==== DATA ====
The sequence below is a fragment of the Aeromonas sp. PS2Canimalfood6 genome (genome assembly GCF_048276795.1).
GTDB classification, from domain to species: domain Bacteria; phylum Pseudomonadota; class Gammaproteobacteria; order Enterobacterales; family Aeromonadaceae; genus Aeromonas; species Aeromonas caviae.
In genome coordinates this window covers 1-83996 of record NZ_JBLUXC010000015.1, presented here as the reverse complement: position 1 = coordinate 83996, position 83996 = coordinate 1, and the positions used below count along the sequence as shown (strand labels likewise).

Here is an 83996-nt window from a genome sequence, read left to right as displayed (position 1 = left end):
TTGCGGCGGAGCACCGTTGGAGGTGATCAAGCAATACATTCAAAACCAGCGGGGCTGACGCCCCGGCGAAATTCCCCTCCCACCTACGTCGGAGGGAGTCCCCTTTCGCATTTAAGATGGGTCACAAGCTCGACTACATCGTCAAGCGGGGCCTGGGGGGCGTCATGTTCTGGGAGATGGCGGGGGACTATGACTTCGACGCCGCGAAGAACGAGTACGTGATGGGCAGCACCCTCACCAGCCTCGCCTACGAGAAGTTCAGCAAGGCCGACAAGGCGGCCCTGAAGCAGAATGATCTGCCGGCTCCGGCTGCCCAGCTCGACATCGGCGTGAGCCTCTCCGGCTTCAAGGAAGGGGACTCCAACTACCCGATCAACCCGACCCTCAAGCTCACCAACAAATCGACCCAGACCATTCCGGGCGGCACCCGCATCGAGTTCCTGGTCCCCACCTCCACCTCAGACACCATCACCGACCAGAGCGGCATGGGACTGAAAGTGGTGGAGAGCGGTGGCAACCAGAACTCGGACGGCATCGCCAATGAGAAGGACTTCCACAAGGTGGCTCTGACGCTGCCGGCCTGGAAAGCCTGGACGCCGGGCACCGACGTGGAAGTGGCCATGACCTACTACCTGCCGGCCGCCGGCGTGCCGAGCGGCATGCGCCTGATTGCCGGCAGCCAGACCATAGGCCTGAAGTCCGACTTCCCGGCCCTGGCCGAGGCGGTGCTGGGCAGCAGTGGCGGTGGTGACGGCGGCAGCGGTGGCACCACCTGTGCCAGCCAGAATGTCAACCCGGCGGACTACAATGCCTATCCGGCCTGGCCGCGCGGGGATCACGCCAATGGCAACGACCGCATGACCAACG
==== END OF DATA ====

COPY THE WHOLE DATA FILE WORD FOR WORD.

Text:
The sequence below is a fragment of the Aeromonas sp. PS2Canimalfood6 genome (genome assembly GCF_048276795.1).
GTDB classification, from domain to species: domain Bacteria; phylum Pseudomonadota; class Gammaproteobacteria; order Enterobacterales; family Aeromonadaceae; genus Aeromonas; species Aeromonas caviae.
In genome coordinates this window covers 1-83996 of record NZ_JBLUXC010000015.1, presented here as the reverse complement: position 1 = coordinate 83996, position 83996 = coordinate 1, and the positions used below count along the sequence as shown (strand labels likewise).

Here is an 83996-nt window from a genome sequence, read left to right as displayed (position 1 = left end):
TTGCGGCGGAGCACCGTTGGAGGTGATCAAGCAATACATTCAAAACCAGCGGGGCTGACGCCCCGGCGAAATTCCCCTCCCACCTACGTCGGAGGGAGTCCCCTTTCGCATTTAAGATGGGTCACAAGCTCGACTACATCGTCAAGCGGGGCCTGGGGGGCGTCATGTTCTGGGAGATGGCGGGGGACTATGACTTCGACGCCGCGAAGAACGAGTACGTGATGGGCAGCACCCTCACCAGCCTCGCCTACGAGAAGTTCAGCAAGGCCGACAAGGCGGCCCTGAAGCAGAATGATCTGCCGGCTCCGGCTGCCCAGCTCGACATCGGCGTGAGCCTCTCCGGCTTCAAGGAAGGGGACTCCAACTACCCGATCAACCCGACCCTCAAGCTCACCAACAAATCGACCCAGACCATTCCGGGCGGCACCCGCATCGAGTTCCTGGTCCCCACCTCCACCTCAGACACCATCACCGACCAGAGCGGCATGGGACTGAAAGTGGTGGAGAGCGGTGGCAACCAGAACTCGGACGGCATCGCCAATGAGAAGGACTTCCACAAGGTGGCTCTGACGCTGCCGGCCTGGAAAGCCTGGACGCCGGGCACCGACGTGGAAGTGGCCATGACCTACTACCTGCCGGCCGCCGGCGTGCCGAGCGGCATGCGCCTGATTGCCGGCAGCCAGACCATAGGCCTGAAGTCCGACTTCCCGGCCCTGGCCGAGGCGGTGCTGGGCAGCAGTGGCGGTGGTGACGGCGGCAGCGGTGGCACCACCTGTGCCAGCCAGAATGTCAACCCGGCGGACTACAATGCCTATCCGGCCTGGCCGCGCGGGGATCACGCCAATGGCAACGACCGCATGACCAACG